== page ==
District of Columbia Navigability Report
Since the District of Columbia is confined within a ten square mile area, its waters are readily identifiable: Rock Creek, the Potomac River, and the Anacostia River. The Potomac River and Anacostia River are considered “navigable waters” under the federal commerce test of navigability. Kayaking, canoeing, and fishing are permitted in the waters of the District of Columbia. Rock Creek is regulated by rules and regulations of the National Park Service.
State Test of Navigability
The Federal test for navigability was used in determining whether the Potomac River and Anacostia River are navigable. Under this test, the waterways are navigable-in-fact when they are used, or are susceptible of being used, in their ordinary condition, as highways for commerce, over which trade and travel are or may be conducted in the customary modes of trade and travel on water. 1) A river that is navigable-in-fact is navigable-in-law.2) Revised Statutes relating to the District of Columbia describe the District as “including the river Potomac in its course through the District,” which imports an assertion by Congress that the title of the United States embraces the whole river bed, and the jurisdiction of the District over the river seems to have been exercised without dispute.3)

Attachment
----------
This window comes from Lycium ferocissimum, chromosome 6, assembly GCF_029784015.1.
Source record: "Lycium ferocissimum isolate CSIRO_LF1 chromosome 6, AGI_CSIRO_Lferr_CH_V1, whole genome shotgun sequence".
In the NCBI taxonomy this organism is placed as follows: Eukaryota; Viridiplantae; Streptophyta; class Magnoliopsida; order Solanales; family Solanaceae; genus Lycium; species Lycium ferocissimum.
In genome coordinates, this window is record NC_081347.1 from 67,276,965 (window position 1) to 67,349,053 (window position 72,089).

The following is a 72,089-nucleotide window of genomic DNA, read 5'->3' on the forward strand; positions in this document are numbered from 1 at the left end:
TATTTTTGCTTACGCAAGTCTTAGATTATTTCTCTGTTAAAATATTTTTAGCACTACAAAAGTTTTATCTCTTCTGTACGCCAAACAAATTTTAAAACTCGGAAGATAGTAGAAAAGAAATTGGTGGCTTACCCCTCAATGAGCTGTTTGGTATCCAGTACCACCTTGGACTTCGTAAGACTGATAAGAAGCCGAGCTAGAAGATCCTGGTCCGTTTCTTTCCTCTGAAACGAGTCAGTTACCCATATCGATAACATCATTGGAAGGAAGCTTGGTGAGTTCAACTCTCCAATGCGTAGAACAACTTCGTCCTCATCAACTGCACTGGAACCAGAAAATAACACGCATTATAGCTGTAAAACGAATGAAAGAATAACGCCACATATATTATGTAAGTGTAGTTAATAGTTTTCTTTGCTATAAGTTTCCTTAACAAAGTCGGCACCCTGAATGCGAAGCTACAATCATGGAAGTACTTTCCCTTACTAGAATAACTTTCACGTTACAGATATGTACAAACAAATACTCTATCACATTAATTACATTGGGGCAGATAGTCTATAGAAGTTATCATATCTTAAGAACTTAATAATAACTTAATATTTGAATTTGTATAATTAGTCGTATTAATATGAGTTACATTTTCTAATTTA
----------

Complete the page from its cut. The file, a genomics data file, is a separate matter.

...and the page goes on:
Extent of Public Rights in Navigable and Non-Navigable Rivers
District of Columbia fishing laws permit fishing in the Potomac River and Anacostia River. Due to the high level of pollution in the Anacostia River, fishing is not encouraged. District of Columbia fishing laws also apply throughout Rock Creek Park. Commercial fishing is not allowed within the park. Fishing is not allowed on Rock Creek or its tributaries north of the Porter Street bridge on Rock Creek.
Under D.C. law, no person under 18 years of age shall operate or navigate any vessel sixteen feet (16 ft.) or more in length of any kind in District of Columbia waters unless the person has successfully completed a boating safety course approved by the Harbor Master, or unless the person under 18 years of age is under the supervision of a person who has reached 18 years of age and who has successfully completed a boating safety course. Furthermore, any person who is operating or navigating any vessel shall have in his or her possession satisfactory evidence of having completed an approved boating safety course, or the person shall make evidence of having completed a boating safety course available to the Harbor Master at the vessel's launching or berthing point on the shore adjacent to District of Columbia waters.